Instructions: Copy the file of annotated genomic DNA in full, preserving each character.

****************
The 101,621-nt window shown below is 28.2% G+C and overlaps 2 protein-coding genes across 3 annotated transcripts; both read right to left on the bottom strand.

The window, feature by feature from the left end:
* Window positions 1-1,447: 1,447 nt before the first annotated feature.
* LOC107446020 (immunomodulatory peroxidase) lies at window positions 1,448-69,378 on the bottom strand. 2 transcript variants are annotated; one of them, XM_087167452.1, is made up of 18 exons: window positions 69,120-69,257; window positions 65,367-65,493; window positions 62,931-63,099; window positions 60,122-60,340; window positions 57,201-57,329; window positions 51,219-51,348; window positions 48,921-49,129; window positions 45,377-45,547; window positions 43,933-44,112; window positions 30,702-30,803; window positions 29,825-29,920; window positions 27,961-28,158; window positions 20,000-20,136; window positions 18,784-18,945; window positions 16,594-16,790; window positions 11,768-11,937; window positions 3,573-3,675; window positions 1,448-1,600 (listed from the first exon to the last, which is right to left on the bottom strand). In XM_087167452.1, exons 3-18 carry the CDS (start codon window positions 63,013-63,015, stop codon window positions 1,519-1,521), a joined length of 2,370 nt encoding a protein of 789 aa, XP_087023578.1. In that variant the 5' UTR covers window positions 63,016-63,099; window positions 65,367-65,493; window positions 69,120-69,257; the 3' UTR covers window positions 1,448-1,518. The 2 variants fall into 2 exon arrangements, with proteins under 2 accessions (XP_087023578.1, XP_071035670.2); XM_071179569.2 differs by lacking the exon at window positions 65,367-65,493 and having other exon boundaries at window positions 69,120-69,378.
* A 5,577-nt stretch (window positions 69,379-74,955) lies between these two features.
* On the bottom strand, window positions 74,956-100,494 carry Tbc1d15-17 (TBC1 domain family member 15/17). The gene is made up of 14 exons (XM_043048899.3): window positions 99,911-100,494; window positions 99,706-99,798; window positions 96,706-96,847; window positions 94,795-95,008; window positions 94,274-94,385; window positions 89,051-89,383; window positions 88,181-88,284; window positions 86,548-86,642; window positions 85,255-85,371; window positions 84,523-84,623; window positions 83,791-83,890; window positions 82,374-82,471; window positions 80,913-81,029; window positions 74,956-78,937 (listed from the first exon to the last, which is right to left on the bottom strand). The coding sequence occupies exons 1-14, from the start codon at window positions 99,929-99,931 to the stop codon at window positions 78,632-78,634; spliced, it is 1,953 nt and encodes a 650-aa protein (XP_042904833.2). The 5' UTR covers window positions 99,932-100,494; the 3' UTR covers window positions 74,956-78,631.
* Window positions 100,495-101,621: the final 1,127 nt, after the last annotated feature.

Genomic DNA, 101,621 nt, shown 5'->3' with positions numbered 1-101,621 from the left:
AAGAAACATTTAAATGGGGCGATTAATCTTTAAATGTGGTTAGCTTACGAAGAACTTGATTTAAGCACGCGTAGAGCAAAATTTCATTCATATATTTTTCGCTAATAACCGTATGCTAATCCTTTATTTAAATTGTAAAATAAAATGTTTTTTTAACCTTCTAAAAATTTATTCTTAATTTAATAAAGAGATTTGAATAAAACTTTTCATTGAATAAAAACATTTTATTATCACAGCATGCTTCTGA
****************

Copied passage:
The 101,621-nt window shown below is 28.2% G+C and overlaps 2 protein-coding genes across 3 annotated transcripts; both read right to left on the bottom strand.

The window, feature by feature from the left end:
* Window positions 1-1,447: 1,447 nt before the first annotated feature.
* LOC107446020 (immunomodulatory peroxidase) lies at window positions 1,448-69,378 on the bottom strand. 2 transcript variants are annotated; one of them, XM_087167452.1, is made up of 18 exons: window positions 69,120-69,257; window positions 65,367-65,493; window positions 62,931-63,099; window positions 60,122-60,340; window positions 57,201-57,329; window positions 51,219-51,348; window positions 48,921-49,129; window positions 45,377-45,547; window positions 43,933-44,112; window positions 30,702-30,803; window positions 29,825-29,920; window positions 27,961-28,158; window positions 20,000-20,136; window positions 18,784-18,945; window positions 16,594-16,790; window positions 11,768-11,937; window positions 3,573-3,675; window positions 1,448-1,600 (listed from the first exon to the last, which is right to left on the bottom strand). In XM_087167452.1, exons 3-18 carry the CDS (start codon window positions 63,013-63,015, stop codon window positions 1,519-1,521), a joined length of 2,370 nt encoding a protein of 789 aa, XP_087023578.1. In that variant the 5' UTR covers window positions 63,016-63,099; window positions 65,367-65,493; window positions 69,120-69,257; the 3' UTR covers window positions 1,448-1,518. The 2 variants fall into 2 exon arrangements, with proteins under 2 accessions (XP_087023578.1, XP_071035670.2); XM_071179569.2 differs by lacking the exon at window positions 65,367-65,493 and having other exon boundaries at window positions 69,120-69,378.
* A 5,577-nt stretch (window positions 69,379-74,955) lies between these two features.
* On the bottom strand, window positions 74,956-100,494 carry Tbc1d15-17 (TBC1 domain family member 15/17). The gene is made up of 14 exons (XM_043048899.3): window positions 99,911-100,494; window positions 99,706-99,798; window positions 96,706-96,847; window positions 94,795-95,008; window positions 94,274-94,385; window positions 89,051-89,383; window positions 88,181-88,284; window positions 86,548-86,642; window positions 85,255-85,371; window positions 84,523-84,623; window positions 83,791-83,890; window positions 82,374-82,471; window positions 80,913-81,029; window positions 74,956-78,937 (listed from the first exon to the last, which is right to left on the bottom strand). The coding sequence occupies exons 1-14, from the start codon at window positions 99,929-99,931 to the stop codon at window positions 78,632-78,634; spliced, it is 1,953 nt and encodes a 650-aa protein (XP_042904833.2). The 5' UTR covers window positions 99,932-100,494; the 3' UTR covers window positions 74,956-78,631.
* Window positions 100,495-101,621: the final 1,127 nt, after the last annotated feature.

Genomic DNA, 101,621 nt, shown 5'->3' with positions numbered 1-101,621 from the left:
AAGAAACATTTAAATGGGGCGATTAATCTTTAAATGTGGTTAGCTTACGAAGAACTTGATTTAAGCACGCGTAGAGCAAAATTTCATTCATATATTTTTCGCTAATAACCGTATGCTAATCCTTTATTTAAATTGTAAAATAAAATGTTTTTTTAACCTTCTAAAAATTTATTCTTAATTTAATAAAGAGATTTGAATAAAACTTTTCATTGAATAAAAACATTTTATTATCACAGCATGCTTCTGA